From Lithuania to Carrow Road - on film

A FOOTBALL-mad brother and sister who embark on a quest to travel from their native Lithuania to see Norwich City play is the unusual subject of a short film made by young people in Yarmouth.

A FOOTBALL-mad brother and sister who embark on a quest to travel from their native Lithuania to see Norwich City play is the unusual subject of a short film made by young people in Yarmouth.

Brother's Goal follows the trials and tribulations of the two Canaries fans as they journey from Stansted Airport to Carrow Road in a bid to see their favourite players star in a match at their home ground.

Shot on location, the film, which is in Lithuanian with English subtitles, sees the pair overcome challenges presented by the language, transport system, and even being robbed by their fellow countrymen.

Although they were given a basic plot outline, the seven Lithuanians, aged 16-26, who live in Yarmouth and Norwich, undertook every step of the production themselves, from writing the script and acting to filming and editing, with help from professional film-makers.


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Now the group has been invited to be guests at their country's embassy in London next month for the premiere, and hope that the 12-mintue film will be shown at festivals.

16-year-old Ieva Meksraityte, who arrived in England three years ago and played a leading role in the film, said: “It was really good, but I also found it was really hard, you need to film so many shots twice.”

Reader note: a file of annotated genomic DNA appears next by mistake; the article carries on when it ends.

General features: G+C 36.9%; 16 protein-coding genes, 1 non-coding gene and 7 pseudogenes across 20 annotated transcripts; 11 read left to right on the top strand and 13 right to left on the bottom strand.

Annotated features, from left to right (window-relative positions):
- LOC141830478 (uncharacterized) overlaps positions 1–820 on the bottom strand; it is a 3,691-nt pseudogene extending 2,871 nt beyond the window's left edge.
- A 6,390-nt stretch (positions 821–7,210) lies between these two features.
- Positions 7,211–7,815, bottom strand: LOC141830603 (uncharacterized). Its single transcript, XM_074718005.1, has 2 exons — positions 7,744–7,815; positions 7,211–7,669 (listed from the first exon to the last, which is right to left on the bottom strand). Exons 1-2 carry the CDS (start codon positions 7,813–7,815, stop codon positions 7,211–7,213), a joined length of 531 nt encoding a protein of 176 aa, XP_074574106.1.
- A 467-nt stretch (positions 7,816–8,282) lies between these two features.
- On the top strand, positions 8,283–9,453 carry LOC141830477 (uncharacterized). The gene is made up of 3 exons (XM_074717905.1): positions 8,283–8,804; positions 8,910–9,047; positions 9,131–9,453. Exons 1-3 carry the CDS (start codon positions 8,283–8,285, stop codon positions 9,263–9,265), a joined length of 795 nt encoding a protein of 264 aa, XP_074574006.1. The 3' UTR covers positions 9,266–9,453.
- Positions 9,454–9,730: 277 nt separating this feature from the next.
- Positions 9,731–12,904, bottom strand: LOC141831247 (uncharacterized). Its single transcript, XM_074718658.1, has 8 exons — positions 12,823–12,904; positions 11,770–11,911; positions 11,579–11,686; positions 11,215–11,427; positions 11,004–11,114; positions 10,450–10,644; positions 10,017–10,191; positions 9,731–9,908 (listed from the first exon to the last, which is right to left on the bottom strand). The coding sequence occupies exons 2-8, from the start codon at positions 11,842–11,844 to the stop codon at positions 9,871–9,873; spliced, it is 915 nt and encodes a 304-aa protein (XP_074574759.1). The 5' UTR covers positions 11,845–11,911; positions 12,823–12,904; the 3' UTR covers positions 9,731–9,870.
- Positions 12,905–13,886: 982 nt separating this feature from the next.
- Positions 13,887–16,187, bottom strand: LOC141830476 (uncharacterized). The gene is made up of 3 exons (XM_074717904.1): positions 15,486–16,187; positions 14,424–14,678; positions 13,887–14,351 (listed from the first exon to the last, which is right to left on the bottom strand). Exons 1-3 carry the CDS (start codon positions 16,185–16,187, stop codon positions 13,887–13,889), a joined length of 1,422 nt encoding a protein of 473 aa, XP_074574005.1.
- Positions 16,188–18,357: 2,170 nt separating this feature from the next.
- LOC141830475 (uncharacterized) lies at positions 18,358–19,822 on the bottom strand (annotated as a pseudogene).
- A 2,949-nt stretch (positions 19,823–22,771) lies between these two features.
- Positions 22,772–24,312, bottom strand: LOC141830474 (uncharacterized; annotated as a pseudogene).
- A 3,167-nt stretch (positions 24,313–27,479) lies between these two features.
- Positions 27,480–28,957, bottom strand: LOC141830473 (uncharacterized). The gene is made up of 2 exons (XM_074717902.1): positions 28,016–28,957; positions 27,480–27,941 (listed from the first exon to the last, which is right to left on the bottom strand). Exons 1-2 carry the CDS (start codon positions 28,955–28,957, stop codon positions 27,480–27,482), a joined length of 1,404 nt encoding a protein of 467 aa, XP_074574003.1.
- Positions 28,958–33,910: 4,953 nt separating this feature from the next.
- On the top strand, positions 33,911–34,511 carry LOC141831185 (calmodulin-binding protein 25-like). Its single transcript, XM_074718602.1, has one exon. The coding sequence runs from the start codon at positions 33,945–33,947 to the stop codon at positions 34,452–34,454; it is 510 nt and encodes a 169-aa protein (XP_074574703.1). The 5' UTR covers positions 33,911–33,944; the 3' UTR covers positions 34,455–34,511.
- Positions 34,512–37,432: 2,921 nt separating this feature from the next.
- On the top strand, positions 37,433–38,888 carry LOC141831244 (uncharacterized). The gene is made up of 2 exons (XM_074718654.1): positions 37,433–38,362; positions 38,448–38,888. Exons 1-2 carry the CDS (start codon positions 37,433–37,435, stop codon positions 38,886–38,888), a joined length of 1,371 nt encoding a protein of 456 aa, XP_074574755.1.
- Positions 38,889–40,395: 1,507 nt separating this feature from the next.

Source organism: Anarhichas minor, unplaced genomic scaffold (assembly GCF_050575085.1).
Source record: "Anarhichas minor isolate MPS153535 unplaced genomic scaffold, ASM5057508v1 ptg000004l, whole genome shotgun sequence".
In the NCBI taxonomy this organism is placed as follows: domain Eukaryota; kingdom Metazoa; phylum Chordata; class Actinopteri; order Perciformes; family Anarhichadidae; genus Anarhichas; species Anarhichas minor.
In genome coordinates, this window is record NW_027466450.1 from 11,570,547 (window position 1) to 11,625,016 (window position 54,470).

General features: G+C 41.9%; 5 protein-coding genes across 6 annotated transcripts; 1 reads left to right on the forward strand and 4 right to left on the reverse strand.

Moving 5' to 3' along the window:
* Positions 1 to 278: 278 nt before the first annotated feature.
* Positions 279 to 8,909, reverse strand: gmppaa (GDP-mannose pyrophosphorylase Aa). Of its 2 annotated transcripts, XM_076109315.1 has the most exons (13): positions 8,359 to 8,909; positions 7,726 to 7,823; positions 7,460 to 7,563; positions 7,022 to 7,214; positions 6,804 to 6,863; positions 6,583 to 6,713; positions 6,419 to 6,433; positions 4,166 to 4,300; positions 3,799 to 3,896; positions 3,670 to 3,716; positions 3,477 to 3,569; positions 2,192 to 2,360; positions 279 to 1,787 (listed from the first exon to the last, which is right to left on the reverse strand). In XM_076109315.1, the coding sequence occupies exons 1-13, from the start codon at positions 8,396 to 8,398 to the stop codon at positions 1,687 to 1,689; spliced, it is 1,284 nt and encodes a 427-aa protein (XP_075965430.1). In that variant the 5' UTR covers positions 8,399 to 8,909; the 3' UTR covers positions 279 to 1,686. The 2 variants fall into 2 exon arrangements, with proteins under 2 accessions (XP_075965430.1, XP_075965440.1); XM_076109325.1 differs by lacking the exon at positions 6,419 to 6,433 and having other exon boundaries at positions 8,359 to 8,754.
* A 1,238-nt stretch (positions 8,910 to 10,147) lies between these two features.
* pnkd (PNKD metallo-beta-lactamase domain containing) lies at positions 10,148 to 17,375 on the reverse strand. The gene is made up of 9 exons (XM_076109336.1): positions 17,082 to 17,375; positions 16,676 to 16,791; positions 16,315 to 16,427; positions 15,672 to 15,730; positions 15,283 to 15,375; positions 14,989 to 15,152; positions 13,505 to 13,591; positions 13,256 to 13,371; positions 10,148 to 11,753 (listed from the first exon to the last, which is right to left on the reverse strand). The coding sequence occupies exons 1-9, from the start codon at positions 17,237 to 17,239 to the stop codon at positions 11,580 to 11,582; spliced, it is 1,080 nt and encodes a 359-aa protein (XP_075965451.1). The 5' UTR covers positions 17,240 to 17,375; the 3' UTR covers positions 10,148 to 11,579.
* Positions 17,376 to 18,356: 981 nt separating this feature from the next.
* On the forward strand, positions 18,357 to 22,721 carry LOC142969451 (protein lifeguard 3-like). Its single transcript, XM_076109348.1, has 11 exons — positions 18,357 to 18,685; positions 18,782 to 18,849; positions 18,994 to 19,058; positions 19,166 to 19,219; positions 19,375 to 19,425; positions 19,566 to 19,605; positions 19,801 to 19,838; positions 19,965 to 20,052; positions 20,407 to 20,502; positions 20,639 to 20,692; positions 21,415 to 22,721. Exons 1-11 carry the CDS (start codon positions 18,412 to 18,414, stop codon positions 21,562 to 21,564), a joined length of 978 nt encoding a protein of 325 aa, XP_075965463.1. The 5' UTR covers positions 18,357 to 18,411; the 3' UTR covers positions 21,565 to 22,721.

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She said she hoped the project would inspire people from not only her community but from all communities to maximise their potential, saying: “They can see that you can do it - you can act in a film, you can make a film.”

The Oriel High School pupil, whose ambition is to be an actor, added: “The first time I filmed I just found myself. I really love it.”

The project was undertaken by SeaChange Arts Trust Great Yarmouth, in collaboration with professional film-makers First Lights Movies.

SeaChange outreach officer Rosita Juzenaite, who is Lithuanian, said that although football is not popular in her native country, the young people took to the idea with enthusiasm.

She said much of the content was drawn from their people's own experiences since settling in Norfolk, adding that she was impressed with the film, which was shown at a preview.

“The feedback we received was that the film was of very high quality,” she said. “It was difficult to believe they were doing it for the first time.”

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